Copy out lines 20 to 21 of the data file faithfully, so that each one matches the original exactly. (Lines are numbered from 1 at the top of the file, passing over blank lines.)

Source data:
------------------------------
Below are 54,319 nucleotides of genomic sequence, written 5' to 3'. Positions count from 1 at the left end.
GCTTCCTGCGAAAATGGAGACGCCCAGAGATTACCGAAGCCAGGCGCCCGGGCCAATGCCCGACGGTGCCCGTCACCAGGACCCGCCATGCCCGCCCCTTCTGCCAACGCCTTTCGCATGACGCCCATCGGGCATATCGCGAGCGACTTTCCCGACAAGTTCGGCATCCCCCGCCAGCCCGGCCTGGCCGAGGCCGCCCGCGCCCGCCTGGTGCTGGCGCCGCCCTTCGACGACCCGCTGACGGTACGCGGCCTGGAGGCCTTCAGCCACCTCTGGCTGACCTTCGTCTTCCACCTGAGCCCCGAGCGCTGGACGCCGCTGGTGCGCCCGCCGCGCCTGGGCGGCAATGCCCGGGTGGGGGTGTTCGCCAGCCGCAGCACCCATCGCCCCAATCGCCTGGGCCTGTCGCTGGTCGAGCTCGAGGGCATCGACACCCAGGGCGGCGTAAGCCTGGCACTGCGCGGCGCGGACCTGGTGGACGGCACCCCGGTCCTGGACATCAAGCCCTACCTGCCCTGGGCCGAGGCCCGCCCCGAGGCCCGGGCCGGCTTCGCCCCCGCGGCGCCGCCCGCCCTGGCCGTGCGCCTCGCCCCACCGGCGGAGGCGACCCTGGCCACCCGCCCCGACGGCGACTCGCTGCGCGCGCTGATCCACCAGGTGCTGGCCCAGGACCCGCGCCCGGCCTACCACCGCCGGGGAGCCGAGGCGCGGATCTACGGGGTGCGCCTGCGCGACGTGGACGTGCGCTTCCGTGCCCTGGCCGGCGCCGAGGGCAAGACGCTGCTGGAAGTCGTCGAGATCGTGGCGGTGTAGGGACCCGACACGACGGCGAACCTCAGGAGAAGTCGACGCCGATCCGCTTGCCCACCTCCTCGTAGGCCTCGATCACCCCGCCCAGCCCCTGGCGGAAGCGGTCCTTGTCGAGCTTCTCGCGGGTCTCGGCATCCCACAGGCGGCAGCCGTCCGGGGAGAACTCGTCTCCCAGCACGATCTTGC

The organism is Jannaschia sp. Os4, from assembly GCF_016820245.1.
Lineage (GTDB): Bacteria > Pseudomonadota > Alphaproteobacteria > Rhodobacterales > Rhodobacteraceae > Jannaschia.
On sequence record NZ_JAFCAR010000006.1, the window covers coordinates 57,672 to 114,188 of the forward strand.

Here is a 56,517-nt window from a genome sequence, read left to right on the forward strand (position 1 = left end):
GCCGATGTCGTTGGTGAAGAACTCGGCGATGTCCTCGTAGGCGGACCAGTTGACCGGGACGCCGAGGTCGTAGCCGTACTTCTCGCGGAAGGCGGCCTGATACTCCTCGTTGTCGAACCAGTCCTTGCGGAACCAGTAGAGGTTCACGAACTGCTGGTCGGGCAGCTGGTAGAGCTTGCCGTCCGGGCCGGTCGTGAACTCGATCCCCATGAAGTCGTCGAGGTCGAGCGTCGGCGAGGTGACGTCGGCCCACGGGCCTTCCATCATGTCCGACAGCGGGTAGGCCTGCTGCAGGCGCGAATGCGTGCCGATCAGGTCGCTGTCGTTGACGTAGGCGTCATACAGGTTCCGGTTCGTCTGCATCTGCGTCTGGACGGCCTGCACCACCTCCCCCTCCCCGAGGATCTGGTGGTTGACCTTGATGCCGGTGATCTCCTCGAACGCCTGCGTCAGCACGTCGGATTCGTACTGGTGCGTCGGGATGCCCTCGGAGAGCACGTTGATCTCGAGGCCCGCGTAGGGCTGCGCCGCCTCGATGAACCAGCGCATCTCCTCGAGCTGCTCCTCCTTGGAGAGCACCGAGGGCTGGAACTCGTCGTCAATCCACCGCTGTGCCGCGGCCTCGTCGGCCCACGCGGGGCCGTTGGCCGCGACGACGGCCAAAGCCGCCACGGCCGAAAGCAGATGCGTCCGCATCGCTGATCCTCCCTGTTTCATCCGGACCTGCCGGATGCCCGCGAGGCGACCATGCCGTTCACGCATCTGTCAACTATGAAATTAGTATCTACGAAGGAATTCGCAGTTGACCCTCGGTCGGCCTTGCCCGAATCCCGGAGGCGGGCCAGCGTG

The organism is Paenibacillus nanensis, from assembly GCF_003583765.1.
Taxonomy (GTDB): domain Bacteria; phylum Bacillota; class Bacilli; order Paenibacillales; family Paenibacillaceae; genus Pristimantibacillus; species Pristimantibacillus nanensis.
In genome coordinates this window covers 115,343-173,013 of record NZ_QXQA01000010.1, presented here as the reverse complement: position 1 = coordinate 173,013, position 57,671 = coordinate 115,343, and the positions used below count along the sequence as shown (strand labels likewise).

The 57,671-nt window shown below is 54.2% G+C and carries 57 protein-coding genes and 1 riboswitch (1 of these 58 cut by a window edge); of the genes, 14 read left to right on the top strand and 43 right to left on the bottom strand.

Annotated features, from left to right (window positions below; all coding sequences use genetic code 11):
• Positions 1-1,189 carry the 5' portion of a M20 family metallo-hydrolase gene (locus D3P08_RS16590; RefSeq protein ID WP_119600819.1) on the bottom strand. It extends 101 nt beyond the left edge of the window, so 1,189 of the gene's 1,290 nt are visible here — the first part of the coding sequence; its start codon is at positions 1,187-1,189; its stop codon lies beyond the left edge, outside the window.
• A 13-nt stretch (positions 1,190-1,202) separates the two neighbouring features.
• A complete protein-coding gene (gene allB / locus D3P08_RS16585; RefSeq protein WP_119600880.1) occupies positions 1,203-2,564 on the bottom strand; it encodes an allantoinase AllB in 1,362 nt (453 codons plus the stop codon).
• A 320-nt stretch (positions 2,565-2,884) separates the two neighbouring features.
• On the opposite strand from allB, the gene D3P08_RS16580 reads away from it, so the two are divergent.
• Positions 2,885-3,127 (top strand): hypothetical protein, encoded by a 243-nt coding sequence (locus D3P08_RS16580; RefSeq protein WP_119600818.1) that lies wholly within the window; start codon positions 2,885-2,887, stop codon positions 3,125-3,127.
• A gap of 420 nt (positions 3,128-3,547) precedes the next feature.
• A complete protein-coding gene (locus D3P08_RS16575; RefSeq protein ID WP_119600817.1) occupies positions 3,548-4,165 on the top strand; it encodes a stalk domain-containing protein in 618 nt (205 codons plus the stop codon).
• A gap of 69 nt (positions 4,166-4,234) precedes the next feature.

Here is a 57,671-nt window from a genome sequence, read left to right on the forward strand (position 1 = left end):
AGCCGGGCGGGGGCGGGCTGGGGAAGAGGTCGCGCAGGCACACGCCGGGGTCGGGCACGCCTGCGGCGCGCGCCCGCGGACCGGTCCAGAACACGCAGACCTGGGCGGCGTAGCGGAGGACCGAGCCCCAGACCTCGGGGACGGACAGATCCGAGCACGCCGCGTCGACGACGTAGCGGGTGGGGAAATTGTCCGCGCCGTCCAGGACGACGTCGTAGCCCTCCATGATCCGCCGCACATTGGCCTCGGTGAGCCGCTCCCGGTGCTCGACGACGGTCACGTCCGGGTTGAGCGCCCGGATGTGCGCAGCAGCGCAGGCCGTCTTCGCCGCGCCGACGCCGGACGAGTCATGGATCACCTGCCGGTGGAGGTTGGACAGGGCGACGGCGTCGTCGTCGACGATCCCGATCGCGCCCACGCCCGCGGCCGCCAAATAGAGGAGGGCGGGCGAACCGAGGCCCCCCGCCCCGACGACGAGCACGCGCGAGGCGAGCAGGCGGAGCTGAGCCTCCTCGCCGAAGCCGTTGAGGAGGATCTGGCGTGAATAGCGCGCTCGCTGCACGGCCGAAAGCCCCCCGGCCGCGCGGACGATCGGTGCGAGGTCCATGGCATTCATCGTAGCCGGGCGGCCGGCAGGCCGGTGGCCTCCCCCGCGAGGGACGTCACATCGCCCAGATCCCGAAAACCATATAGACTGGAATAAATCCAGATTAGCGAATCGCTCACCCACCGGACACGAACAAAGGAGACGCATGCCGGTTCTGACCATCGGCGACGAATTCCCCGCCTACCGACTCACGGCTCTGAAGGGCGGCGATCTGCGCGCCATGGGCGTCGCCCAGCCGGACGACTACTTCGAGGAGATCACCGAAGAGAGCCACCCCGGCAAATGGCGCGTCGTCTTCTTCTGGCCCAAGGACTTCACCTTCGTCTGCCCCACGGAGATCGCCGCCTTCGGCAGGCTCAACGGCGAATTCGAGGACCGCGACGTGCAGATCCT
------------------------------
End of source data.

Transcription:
• A complete protein-coding gene (locus D3P08_RS16575; RefSeq protein ID WP_119600817.1) occupies positions 3,548-4,165 on the top strand; it encodes a stalk domain-containing protein in 618 nt (205 codons plus the stop codon).
• A gap of 69 nt (positions 4,166-4,234) precedes the next feature.